APRIL 12, 2014
IN 2002, THE LOS ANGELES TIMES published Sonia Nazario’s investigative series on a Honduran boy’s harrowing struggle to find his mother in the United States. Collectively titled “Enrique’s Journey,” the series earned Nazario numerous awards, including a Pulitzer Prize for feature writing, and the National Association of Hispanic Journalists Guillermo Martinez-Marquez Award for Overall Excellence. In 2006, Random House published an adapted version of Nazario’s articles under the same name. As undocumented immigration continues to roil our political discourse, Enrique’s Journey has been reissued in two revised and updated editions: one for adults, and one for younger readers for use in the classroom.
— Daniel Olivas
While embarking on what some call “immersion reporting,” you attempted to avoid the journalistic trap of becoming part of the story. Will you share instances when you simply could not avoid insinuating yourself into — thereby shaping — the narrative?
My presence, of course, often changed what I was witnessing. When I spent three months, off and on, riding on top of freight trains through Mexico to report Enrique’s Journey, the authorities knew I was on board. My rides seemed to be the only ones where the police didn’t stop the train and rob every migrant they could catch. But I worked to minimize how much my presence altered the story, and I largely declined to help people I was writing about.
There was one exception to the hands-off rule — whenever a subject was facing imminent danger. Then I helped that person (several migrants in Mexico), but didn’t use anything that happened after that in my writing, because I had changed it; or if I did mention it, I was up front with readers about what I had done.
By the time Enrique, living in Florida, was jailed in 2011 and put in deportation proceedings, he had become perhaps the most read about undocumented immigrant in the United States. My book had also made him famous in Honduras. His family in Tegucigalpa was getting extortion and death threats from gangs that control their neighborhood.
The gangs prefer to kidnap and extort famous people, and Enrique’s sister in Honduras was sure Enrique would be kidnapped and killed if he were deported. I found Enrique the best pro bono attorney I could. He remained jailed for 14 months, fighting his deportation as he first applied for asylum (denied) and then for a visa (approved). And I became a part of the story much more than ever before.
If you could have a private meeting with our president, the Senate majority leader, and the speaker of the House, what three things would you recommend to help stem the suffering you document in Enrique’s Journey?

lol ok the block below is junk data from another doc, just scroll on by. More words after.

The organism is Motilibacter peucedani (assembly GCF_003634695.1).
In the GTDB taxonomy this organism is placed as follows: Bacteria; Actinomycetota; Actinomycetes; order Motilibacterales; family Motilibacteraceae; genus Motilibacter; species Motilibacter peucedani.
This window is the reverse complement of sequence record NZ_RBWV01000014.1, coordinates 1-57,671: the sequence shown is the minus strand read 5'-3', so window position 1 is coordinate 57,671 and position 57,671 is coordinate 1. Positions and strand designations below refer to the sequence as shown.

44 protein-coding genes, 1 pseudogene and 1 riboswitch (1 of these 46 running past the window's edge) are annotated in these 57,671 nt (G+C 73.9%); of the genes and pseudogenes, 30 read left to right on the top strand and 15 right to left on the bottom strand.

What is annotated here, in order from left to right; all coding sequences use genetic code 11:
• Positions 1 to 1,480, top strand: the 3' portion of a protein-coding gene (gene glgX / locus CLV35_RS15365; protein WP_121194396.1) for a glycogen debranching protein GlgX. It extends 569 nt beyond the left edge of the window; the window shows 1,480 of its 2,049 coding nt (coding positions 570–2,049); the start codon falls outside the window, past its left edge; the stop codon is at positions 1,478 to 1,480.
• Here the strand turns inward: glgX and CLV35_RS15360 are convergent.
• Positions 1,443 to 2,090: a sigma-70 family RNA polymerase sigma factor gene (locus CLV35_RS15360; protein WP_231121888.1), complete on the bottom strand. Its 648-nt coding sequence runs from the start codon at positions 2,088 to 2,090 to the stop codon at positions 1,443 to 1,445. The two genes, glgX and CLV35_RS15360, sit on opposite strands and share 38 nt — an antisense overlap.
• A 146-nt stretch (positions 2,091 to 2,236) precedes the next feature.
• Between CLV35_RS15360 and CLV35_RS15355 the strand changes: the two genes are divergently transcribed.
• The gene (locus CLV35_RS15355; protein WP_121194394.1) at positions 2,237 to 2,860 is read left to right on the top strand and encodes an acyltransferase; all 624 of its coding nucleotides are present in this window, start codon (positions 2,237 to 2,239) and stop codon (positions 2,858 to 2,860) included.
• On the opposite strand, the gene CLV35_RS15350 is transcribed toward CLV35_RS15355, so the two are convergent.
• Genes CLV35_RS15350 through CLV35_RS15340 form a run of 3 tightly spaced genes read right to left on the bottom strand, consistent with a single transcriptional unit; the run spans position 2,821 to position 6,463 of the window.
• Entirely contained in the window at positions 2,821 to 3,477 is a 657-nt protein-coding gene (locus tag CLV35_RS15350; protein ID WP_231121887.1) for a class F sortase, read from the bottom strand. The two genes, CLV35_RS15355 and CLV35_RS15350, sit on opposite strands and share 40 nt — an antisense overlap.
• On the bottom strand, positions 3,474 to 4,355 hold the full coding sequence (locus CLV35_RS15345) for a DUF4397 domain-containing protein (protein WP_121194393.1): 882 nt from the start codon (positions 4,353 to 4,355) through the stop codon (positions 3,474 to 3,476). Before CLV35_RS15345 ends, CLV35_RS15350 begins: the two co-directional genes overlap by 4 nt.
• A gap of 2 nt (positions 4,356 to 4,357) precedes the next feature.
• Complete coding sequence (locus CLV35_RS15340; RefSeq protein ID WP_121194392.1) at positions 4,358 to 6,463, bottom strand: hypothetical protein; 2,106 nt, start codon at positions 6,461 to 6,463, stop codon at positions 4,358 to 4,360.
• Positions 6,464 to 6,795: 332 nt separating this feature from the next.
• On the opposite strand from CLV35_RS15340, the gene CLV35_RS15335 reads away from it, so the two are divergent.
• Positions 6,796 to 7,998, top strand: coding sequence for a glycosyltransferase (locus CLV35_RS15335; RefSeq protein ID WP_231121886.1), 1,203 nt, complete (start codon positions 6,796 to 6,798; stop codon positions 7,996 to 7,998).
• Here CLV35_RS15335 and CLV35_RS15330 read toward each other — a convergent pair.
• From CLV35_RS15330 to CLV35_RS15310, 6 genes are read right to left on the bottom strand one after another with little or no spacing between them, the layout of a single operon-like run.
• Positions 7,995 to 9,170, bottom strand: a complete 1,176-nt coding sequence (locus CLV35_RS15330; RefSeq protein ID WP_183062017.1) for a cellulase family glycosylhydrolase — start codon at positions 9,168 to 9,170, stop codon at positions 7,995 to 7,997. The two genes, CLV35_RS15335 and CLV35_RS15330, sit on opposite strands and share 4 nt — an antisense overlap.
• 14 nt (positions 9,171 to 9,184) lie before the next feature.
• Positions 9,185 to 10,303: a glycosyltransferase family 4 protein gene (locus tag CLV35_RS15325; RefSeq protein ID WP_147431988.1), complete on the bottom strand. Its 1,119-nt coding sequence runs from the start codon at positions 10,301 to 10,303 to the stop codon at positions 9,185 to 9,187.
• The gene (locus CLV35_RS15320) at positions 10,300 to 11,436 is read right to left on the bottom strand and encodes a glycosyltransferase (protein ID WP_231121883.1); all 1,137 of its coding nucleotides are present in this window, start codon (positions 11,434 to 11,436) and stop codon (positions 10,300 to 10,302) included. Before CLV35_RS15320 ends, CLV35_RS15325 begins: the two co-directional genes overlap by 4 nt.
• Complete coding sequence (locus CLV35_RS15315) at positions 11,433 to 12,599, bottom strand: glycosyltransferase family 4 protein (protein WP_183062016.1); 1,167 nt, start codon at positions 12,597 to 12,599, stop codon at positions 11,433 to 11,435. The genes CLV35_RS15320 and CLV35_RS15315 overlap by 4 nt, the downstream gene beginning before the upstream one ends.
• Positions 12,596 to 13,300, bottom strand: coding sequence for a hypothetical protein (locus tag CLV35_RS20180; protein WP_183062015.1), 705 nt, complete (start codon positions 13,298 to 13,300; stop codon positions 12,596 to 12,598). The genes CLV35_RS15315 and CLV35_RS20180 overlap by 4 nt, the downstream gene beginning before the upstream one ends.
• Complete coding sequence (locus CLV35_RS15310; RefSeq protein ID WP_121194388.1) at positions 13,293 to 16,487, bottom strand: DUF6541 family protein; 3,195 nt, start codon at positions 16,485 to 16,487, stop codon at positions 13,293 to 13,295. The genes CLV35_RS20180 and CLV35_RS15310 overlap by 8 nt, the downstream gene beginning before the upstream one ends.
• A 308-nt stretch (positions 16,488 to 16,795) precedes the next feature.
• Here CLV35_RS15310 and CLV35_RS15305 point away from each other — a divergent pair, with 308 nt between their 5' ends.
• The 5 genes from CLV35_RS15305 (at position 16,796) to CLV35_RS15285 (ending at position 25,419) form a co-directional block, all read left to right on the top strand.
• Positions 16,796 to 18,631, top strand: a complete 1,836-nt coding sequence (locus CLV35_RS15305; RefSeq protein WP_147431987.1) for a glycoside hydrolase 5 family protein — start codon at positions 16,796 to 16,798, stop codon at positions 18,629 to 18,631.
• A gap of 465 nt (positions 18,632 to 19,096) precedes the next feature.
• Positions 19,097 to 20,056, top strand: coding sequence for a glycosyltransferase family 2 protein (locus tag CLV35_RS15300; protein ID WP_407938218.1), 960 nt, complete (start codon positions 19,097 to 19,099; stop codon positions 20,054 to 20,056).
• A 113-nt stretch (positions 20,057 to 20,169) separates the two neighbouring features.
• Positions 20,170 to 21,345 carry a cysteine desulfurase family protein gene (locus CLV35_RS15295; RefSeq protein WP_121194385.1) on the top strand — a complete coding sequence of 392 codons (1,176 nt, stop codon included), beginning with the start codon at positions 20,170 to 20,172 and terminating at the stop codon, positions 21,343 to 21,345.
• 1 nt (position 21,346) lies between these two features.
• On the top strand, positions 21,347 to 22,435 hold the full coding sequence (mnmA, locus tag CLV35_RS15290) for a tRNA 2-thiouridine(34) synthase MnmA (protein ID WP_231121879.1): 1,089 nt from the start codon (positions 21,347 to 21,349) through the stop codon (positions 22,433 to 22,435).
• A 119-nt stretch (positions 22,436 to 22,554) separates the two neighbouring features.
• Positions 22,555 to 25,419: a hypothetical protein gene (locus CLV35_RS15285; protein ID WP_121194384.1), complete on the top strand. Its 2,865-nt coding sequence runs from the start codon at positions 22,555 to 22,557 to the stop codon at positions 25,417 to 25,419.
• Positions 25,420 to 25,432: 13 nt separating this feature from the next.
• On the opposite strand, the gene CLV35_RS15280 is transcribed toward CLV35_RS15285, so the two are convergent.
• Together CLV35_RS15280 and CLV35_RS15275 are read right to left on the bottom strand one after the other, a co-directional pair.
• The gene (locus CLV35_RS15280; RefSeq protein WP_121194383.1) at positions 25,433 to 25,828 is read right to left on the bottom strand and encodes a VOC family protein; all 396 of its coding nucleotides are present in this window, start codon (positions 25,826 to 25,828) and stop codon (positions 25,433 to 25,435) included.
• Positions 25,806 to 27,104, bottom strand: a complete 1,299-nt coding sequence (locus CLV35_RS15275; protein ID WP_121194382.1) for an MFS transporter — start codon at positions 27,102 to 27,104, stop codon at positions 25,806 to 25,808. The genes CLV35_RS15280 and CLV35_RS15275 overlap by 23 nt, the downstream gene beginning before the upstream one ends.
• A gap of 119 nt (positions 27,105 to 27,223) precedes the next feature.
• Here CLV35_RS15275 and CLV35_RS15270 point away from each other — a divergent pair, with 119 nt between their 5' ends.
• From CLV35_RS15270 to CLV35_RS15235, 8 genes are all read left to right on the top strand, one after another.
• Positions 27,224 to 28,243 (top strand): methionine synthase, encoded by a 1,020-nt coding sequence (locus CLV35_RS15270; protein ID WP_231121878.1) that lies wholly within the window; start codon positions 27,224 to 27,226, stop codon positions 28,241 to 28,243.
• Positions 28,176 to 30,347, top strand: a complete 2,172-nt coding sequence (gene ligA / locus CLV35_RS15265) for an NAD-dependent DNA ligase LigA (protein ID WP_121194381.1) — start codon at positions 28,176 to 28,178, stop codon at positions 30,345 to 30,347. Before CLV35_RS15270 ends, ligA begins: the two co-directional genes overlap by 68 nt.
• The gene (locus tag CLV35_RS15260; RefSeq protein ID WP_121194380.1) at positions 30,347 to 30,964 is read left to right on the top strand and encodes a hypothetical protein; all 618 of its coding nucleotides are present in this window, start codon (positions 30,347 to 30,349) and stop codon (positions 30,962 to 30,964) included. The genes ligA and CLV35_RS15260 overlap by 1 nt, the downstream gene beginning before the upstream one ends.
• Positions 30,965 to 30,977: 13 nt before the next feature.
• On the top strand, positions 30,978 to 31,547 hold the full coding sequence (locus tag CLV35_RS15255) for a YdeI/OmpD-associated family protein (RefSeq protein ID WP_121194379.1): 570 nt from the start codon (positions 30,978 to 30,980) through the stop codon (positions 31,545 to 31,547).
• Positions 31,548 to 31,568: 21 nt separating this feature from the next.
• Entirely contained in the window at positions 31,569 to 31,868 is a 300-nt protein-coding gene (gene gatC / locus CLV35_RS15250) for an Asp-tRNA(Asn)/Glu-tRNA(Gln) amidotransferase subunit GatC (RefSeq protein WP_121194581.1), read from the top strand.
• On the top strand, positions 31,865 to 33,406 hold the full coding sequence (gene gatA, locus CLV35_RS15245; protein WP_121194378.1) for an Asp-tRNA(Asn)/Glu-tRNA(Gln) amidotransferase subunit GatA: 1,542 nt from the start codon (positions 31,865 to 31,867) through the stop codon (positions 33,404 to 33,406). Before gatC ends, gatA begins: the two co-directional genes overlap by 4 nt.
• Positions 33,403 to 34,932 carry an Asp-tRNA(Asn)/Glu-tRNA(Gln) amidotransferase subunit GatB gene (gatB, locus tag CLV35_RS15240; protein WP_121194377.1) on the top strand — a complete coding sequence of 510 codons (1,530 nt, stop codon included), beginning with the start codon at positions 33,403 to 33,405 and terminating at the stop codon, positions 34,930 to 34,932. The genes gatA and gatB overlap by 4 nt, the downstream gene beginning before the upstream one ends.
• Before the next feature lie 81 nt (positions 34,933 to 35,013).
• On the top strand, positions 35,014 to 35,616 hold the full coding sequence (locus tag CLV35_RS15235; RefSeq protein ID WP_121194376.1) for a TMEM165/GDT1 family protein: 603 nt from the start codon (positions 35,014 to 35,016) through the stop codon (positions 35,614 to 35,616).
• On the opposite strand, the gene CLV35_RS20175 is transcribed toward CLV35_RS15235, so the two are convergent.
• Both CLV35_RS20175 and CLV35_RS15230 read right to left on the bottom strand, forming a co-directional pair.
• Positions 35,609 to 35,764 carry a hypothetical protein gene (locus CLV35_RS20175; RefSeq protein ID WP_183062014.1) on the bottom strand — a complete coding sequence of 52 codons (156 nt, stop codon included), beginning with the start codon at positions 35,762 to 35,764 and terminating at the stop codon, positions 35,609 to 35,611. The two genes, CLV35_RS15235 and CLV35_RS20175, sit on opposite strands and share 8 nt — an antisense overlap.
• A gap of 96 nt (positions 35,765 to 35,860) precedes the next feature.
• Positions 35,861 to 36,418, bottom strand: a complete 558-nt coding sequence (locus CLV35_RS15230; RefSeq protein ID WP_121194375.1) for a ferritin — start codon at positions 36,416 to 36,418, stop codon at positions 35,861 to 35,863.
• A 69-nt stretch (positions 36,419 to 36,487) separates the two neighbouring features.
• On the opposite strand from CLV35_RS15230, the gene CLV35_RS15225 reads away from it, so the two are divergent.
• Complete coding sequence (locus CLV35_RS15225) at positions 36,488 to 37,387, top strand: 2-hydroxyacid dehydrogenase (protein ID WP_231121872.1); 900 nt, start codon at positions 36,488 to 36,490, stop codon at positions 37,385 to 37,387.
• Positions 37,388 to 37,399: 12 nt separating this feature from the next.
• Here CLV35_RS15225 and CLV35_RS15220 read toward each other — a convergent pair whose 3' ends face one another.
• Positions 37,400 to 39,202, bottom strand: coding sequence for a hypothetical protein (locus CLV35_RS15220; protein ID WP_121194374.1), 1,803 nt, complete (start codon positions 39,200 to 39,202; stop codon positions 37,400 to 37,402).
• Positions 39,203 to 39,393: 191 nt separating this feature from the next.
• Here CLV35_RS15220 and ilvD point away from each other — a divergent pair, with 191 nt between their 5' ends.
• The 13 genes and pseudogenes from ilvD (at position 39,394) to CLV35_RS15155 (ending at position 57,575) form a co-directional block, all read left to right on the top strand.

Immigration reform always proposes the same three fixes — greater border enforcement, guest-worker programs, and pathways to citizenship — that have done nothing to permanently stem the flow. We have built walls that don’t work — one study showed 97 percent who try to enter eventually get through — and have locked up and deported many people who simply return. We have sealed in migrants who would prefer to circulate back home, attracted temporary workers who never left, and legalized migrants who then brought relatives to the United States illegally.
The only approach that will work is to address the “push” factors causing so many migrants, especially women, to leave their homelands. We must create opportunities in the four countries sending three-fourths of all migrants who come to the United States illegally: Mexico, El Salvador, Guatemala, and Honduras.
So, first I would emphasize that we need a foreign policy that increases aid to improve education for girls, because this lowers birthrates. We must finance or promote microloans that help women start job-generating businesses. We should gear trade policies to giving clear preferences to goods from these four countries. We can work with hometown associations — groups of immigrants who want to help their hometown — to coordinate a percentage of the 10s of billions of dollars immigrants are sending back to Latin America every year. This would all be more effective than the $18 billion the US is spending a year on immigration enforcement.
Second, we must find a way to reduce drug use in the US, the largest consumer of illegal drugs in the world, because fighting for turf to move drugs north is what fuels so much violence in Central America. Some 80 percent of all cocaine from Latin America consumed in the US goes through Honduras. Gangs, increasingly dominated by the Zetas Mexican narco-trafficking cartel, dominate large swaths of Honduras, and fighting over turf has resulted in the highest homicide rate in the world. Gangsters go to elementary schools and tell boys: join us (moving drugs, extorting people, killing) or we will kill your parents or rape your sister.
Third, the US government must pressure the Mexican government to protect migrants, including children, as they travel through Mexico. Human rights groups estimate 18,000 Central Americans are being kidnapped each year as they go through Mexico on their way to the US. Many are killed. Police are often in collusion with the kidnappers. The United States must push Mexico to penalize gangs and the authorities involved.